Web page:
The Children Who Loved Books – Peter Carnavas

Angus and Lucy love books. They have hundreds of them. But when the books are taken away, Angus and Lucy’s family soon discovers they cannot live without them. A warm and moving celebration of books and the way in which they bring us all together.

In order to get Amelia hooked on books we picked this up and it was an excellent choice! And one which I regularly congratulate us on for being great parents, purely on the strength of this.

It is easy to fall in love with The Children Who Loved Books, at its heart it’s a story that brings through the love of books and shared family bonding time. It gives the reader a warm feeling and also provides a brief experience to savour.

There is an emphasis on the theme of not needing many material possessions and decluttering which is something that is good to instil in the little ‘uns.  Speaking of which the words are very sparing and the illustrations offer enough detail without being overly done.  The cat and chicken that pop up on each page are big hit with Amelia.

Books about books are great and books about bonding over books are even better, however no review is complete without finding something to fault.  Although it’s a minor gripe I was nonetheless a bit put out by one troubling thing. Continue reading “The Children Who Loved Books – Peter Carnavas”

Checking the Listings

For 30p a time, the library will allow me to order books in, if they have them anywhere in stock.  This has led me to trawl my Amazon wish list for a number of the books  – I couldn’t very well look to claim all 800 or so – that I haven’t been able to source at bookshops.  I am hoping to be able to get some of these within the next few months. It’s cheaper than a second hand bookshop and keeps the service afloat so all is good, and a worthwhile investment.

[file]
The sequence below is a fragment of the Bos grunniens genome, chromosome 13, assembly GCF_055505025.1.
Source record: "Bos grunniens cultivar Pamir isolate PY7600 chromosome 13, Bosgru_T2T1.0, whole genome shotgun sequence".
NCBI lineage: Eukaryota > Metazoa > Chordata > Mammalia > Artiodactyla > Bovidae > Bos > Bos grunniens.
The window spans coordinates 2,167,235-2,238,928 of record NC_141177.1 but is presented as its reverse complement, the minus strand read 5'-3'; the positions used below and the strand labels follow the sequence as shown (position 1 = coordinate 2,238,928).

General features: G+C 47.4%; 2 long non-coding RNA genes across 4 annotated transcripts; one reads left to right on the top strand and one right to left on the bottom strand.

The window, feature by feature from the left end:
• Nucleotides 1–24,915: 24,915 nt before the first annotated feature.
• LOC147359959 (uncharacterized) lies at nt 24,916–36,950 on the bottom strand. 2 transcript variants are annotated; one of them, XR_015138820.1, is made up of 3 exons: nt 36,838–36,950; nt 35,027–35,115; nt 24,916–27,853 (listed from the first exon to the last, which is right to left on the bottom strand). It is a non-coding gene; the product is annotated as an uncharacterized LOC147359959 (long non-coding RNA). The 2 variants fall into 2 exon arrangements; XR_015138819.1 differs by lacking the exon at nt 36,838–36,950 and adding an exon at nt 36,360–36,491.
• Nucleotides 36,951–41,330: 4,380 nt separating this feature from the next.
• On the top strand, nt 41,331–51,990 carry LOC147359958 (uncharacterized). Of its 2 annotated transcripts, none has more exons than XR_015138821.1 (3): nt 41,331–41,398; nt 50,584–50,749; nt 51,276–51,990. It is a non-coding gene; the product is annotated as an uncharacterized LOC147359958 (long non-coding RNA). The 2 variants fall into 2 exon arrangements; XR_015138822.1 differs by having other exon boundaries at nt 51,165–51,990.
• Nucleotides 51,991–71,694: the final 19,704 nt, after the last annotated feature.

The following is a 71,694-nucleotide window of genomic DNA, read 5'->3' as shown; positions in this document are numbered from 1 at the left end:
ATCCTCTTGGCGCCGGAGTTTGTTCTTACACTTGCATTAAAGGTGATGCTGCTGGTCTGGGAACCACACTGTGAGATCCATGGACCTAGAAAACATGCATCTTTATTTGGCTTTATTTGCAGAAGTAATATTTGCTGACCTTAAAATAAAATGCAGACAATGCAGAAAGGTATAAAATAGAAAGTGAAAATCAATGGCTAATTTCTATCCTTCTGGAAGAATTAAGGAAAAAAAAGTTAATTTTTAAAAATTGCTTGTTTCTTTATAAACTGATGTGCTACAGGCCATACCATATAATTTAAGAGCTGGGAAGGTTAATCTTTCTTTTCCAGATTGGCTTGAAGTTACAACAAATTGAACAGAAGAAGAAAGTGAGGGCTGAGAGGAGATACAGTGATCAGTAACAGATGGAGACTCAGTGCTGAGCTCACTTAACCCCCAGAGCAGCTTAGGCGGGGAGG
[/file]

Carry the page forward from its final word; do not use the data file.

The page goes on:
• Cubs Ahoy – Stephen Andrews
  • The Blazing World – J.G. Ballard
  • Zugzwang – Ronan Bennett
  • Alone – Richard E. Byrd
  • The Hero with a Thousand Faces – Joseph Campbell
  • Under Plum Lake – Lionel Davidson
  • A Journey Around my Room – Xavier de Maistre
  • In the Sargasso Sea – Thomas A. Janvier
  • Bevis – Richard Jefferies
  • Zorba the Greek – Nikos Kazantzakis

Continue reading “Checking the Listings”

The Library Book

Whether brand new or steeped in history, real or imagined, libraries feature in everyone’s lives.  In memoirs, essays and stories that are funny, moving, visionary or insightful, twenty-three famous writers celebrate these places where minds open and the world expands.

Public libraries are lifelines, to practical information as well as to the imagination, but funding is under threat all over the country.  This book is published in support of libraries, with all royalties going to The Reading Agency’s library programmes.

Fetishes, a (natural) death, streakers, and the occasional ram raid by an old lady on a mobility scooter, libraries can sometimes be dramatic places to work, although in the main, peaceful citadels of book worship.  The Library Book, is a celebration of our best free institution, long may it continue.

As books of this nature usually are, this tome ends up being a mixed bag, my favourite essays were the personal reminiscences of libraries from writers such as, Susan Hill, Stephen Fry, Hardeep Singh Kohli, and Val McDermid, to name a few. Even so, many of these memories take on a similar vein and as such are probably best enjoyed over a lengthier time than the two days in which I flew through this book.

The insights featured are mainly focused on British libraries, which makes it as much of a nostalgia trip, as it is a quirky insight into our national character. There are plenty of interesting facts on offer too, for example, during World War Two, a disused tube station in Bethnal Green was turned into a library during the blitz so people could distract themselves with a good book.  Perhaps surprisingly the readers were most interested in Plato’s Republic, Burton’s the Anatomy of Melancholy, as well as Schopenhauer, Bunyan, and Bertrand Russell. Continue reading “The Library Book”